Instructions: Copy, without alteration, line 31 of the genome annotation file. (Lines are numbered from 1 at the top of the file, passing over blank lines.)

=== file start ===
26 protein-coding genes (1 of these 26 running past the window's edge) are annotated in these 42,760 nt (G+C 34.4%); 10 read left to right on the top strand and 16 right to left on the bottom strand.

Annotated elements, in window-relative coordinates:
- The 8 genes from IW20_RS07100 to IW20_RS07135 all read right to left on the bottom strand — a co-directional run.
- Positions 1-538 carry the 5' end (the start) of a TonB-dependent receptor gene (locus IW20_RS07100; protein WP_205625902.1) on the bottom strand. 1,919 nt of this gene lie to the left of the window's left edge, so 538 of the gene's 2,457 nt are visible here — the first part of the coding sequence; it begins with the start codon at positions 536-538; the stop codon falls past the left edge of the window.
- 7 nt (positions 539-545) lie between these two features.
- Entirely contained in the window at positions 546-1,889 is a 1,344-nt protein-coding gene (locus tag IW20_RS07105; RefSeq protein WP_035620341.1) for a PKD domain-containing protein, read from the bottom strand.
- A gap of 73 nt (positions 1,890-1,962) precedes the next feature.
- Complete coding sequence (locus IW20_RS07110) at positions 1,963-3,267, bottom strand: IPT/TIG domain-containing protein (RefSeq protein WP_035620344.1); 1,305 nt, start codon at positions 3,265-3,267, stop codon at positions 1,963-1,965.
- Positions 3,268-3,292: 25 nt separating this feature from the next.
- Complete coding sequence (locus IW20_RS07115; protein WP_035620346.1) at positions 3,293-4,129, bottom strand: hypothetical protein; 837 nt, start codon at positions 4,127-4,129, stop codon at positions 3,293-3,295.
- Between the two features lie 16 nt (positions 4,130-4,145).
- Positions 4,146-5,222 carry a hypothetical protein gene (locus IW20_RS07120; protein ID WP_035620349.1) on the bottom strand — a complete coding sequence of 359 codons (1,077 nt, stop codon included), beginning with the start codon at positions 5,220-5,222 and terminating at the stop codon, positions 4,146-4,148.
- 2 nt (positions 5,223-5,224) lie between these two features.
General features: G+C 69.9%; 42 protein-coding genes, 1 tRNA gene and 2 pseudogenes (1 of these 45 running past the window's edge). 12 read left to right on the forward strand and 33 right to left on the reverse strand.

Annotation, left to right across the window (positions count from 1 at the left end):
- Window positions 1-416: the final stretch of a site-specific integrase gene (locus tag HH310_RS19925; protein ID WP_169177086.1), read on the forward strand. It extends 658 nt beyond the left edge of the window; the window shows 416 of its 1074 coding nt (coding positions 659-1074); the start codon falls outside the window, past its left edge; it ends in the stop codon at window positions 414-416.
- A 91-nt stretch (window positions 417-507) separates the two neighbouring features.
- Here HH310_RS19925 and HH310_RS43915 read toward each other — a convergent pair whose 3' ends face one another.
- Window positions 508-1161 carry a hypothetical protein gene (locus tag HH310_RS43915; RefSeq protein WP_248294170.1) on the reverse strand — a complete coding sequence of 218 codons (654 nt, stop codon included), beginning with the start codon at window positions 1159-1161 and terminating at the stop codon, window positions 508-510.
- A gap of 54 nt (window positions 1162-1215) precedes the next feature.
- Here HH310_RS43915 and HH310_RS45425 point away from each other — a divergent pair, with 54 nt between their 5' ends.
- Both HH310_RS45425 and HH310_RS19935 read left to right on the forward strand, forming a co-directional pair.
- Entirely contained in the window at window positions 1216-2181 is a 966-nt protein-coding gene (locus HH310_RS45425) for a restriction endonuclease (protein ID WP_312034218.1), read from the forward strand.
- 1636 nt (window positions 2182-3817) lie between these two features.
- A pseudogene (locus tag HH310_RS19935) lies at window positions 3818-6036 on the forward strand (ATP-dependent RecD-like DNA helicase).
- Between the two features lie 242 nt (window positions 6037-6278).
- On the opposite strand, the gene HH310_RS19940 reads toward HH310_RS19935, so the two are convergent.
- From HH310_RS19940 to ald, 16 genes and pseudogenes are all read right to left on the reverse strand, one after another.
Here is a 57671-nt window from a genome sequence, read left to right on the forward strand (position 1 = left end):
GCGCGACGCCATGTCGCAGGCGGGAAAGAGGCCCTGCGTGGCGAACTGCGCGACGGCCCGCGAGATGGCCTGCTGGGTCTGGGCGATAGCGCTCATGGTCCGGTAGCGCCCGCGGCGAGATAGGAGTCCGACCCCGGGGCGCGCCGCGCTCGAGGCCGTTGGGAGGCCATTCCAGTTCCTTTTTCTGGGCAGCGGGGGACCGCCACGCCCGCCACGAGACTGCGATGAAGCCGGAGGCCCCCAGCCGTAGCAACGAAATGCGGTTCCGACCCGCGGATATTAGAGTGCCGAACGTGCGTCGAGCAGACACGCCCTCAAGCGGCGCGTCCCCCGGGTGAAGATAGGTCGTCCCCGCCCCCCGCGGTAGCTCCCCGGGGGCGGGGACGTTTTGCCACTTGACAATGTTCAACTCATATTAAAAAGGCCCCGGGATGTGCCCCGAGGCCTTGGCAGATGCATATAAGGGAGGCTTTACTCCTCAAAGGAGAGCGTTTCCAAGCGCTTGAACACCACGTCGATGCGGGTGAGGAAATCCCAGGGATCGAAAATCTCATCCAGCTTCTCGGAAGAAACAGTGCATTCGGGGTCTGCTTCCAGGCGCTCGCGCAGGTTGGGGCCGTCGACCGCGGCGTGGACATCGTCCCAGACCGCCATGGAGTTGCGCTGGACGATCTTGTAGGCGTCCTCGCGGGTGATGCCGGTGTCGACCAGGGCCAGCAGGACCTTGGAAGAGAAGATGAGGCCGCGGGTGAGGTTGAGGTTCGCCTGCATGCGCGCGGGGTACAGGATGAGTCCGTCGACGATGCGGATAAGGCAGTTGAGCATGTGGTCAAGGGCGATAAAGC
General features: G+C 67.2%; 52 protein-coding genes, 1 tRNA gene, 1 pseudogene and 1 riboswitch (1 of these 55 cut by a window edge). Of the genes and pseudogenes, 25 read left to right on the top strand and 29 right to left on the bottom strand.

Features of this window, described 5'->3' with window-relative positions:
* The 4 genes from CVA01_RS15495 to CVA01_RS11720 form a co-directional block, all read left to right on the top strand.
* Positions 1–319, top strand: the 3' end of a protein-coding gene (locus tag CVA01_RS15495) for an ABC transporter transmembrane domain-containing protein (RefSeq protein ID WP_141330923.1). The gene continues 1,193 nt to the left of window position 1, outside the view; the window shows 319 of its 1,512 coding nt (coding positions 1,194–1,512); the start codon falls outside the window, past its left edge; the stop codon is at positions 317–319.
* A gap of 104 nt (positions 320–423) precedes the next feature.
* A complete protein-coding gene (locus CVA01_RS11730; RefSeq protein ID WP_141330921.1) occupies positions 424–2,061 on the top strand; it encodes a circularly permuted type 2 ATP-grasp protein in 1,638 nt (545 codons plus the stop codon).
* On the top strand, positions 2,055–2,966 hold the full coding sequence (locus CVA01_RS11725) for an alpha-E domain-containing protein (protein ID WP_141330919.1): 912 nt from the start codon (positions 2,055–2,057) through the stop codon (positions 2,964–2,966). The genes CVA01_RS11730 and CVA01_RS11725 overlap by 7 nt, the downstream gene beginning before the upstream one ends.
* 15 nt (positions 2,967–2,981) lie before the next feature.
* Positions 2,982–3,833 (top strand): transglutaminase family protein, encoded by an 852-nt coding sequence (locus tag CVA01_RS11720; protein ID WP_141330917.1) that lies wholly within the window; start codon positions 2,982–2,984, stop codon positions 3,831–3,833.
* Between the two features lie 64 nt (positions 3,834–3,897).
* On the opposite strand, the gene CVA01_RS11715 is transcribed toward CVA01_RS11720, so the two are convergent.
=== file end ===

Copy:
General features: G+C 67.2%; 52 protein-coding genes, 1 tRNA gene, 1 pseudogene and 1 riboswitch (1 of these 55 cut by a window edge). Of the genes and pseudogenes, 25 read left to right on the top strand and 29 right to left on the bottom strand.